from getting injured when they move and lift patients.
And, finally, I’ve uploaded the PDF of Table 18 (promised in my previous post), which you can download from our Tools Library.
In previous posts on the Leaders’ Lounge we have featured advice from nursing finance and budgeting expert Pamela Hunt, MSN, RN, co-author of the book Nurse Leader’s Guide to Business Skill: Strategies for Optimizing Financial Performance.
Recently Pam provided her expert opinion on using supplemental labor effectively in an article by HealthLeaders Media. In the article, Hunt recommends using traveling or per diem nurses to handle medical leaves, seasonal volume increases, or large training initiatives, rather than depending on agency nurses to cover daily demands. Hunt’s suggestion, and the article in its entirety, is pertinent for anyone seeking to reduce nurse staffing costs.
To read the full article, “3 Creative Ways to Cut Nurse Labor Costs,” click here.
Staffing: what a problem! Developing and monitoring the staffing budget is one of the most, if not the most, difficult responsibilities of the nurse leader. Labor consumes the majority of the financial resources of the organization. Therefore, everyone must act responsibly in order to ensure the financial health of the organization. But how do you know how many staff you need on your position control in order to meet the needs of the department (not too many, and not too few)? That is a $100,000 question! [more]
One of the most important, although sometimes time-consuming, activities that are frequently completed in financial planning sessions is the Strengths/Weaknesses/Opportunities/Threats (SWOT) analysis. This analysis can be useful in many problem-solving situations that you may face. The SWOT exercise may seem very time-consuming; however, this planning will again help direct where resources are needed and to what extend the resources should be allocated.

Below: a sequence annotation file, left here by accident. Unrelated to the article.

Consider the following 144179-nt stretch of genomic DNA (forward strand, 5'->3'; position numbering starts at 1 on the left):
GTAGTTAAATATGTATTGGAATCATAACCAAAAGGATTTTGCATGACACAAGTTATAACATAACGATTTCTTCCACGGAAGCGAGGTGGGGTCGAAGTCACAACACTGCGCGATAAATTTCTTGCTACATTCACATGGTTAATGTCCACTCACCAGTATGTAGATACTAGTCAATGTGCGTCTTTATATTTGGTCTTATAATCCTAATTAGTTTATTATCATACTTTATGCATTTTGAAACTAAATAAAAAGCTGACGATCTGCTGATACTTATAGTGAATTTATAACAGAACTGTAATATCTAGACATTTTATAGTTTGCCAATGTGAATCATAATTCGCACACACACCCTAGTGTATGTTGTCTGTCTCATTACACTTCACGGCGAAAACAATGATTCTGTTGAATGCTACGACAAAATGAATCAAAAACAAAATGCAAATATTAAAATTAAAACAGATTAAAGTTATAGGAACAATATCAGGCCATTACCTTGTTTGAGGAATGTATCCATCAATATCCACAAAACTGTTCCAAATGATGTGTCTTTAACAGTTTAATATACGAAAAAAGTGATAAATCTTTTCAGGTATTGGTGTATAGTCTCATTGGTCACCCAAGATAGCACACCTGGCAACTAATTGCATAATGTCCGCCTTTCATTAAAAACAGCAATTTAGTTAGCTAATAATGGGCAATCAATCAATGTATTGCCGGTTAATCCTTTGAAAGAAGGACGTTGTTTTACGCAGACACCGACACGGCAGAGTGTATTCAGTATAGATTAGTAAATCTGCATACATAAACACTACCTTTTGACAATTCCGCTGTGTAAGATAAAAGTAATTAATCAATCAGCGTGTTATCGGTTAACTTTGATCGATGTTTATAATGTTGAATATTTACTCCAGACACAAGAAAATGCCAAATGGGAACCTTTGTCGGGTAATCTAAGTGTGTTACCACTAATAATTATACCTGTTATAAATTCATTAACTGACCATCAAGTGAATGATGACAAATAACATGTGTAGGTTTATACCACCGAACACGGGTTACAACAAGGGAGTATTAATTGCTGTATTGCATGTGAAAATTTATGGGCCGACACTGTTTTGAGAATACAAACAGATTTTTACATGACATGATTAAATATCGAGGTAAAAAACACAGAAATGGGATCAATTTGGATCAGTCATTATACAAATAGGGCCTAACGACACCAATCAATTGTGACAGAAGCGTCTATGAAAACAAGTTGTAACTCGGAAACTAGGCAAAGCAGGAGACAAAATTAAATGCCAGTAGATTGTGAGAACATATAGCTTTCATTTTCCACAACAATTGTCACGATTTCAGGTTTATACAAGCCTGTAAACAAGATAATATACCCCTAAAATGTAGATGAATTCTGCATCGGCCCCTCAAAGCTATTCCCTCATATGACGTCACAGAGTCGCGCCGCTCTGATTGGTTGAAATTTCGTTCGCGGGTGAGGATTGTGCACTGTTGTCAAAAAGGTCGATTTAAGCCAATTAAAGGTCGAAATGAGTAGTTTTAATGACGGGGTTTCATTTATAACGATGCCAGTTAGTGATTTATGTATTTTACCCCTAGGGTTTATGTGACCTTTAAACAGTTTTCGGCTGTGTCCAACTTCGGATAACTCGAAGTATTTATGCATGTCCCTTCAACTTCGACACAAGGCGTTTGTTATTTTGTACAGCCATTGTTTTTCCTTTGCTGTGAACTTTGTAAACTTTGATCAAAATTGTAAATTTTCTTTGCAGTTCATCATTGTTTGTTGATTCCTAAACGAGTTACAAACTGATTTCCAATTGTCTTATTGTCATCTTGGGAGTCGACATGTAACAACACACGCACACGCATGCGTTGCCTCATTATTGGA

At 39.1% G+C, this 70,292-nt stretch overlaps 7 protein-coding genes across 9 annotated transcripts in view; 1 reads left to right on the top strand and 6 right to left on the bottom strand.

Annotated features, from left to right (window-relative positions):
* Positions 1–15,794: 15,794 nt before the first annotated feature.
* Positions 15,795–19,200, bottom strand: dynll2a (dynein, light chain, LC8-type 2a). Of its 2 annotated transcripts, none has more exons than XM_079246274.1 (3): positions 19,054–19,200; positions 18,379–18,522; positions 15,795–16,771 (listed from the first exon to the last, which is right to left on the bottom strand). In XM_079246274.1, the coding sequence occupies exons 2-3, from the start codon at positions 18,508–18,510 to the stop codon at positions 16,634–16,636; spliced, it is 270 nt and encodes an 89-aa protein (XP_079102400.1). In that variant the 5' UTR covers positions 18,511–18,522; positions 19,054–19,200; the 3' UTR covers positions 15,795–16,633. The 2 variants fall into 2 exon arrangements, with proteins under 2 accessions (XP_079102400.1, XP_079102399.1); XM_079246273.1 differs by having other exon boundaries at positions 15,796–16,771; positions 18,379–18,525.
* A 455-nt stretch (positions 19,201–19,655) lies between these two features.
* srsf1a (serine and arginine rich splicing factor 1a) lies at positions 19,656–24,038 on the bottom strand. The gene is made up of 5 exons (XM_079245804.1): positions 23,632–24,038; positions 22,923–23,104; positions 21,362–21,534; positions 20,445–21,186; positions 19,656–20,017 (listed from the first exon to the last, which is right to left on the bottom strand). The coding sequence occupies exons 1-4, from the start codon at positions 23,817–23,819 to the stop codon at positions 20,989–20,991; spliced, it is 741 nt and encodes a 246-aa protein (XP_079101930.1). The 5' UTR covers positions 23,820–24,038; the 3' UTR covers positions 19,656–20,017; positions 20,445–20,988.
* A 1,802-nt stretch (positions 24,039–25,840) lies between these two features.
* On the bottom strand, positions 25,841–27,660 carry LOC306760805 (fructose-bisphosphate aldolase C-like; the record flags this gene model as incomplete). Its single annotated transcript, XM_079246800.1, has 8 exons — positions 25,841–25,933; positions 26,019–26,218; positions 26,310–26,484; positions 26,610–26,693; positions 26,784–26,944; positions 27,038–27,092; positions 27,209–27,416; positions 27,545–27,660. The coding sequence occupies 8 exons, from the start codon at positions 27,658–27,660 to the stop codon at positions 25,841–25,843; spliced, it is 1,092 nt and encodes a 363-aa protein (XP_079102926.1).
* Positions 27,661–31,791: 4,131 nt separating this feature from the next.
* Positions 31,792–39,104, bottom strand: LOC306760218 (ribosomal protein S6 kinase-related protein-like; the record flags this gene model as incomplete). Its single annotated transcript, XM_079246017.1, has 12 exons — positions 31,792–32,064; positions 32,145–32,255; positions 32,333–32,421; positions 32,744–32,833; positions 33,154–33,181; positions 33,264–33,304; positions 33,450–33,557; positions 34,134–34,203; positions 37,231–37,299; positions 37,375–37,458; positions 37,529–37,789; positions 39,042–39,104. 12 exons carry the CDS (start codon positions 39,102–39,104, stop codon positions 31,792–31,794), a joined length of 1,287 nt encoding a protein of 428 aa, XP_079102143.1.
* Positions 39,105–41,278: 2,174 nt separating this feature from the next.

As a nurse leader, sometimes you may be part of the group being asked to identify SWOT. This selection usually occurs if your director or vice president is conducting the session and you are a group member. In working with just your area of responsibility, you might be the leader guiding your direct reports through this exercise. In both cases it is important to understand the SWOT analysis to gain the full benefit.
Strengths are what the organization, division, or department identifies that they do well and have success in above the competition. When identifying strengths for your organization ask yourself: “What would the community say that we are best at providing?” The answer to this question will help you get started with your list. Maybe it’s your strong orthopedic program and the total joint camp that you’ve developed. Maybe it’s the great oncology doctors that you’ve been able to recruit. This list should include both internal and external views. Here are some other examples of possible strengths:
- Strong name recognition of the organization
- Stable workforce
- Strong succession planning
- New facilities
- Private patient rooms
- Strong financial position
- High-quality care delivered
Weaknesses, of course, will be just the opposite. The weakness assessment should openly and honestly describe what the organization currently does not do well or is seen as a weakness to achieving the desired goals for the organization. Weaknesses are identified by asking the question: “What currently causes us trouble in providing the exceptional patient experience that we strive to provide?” [more]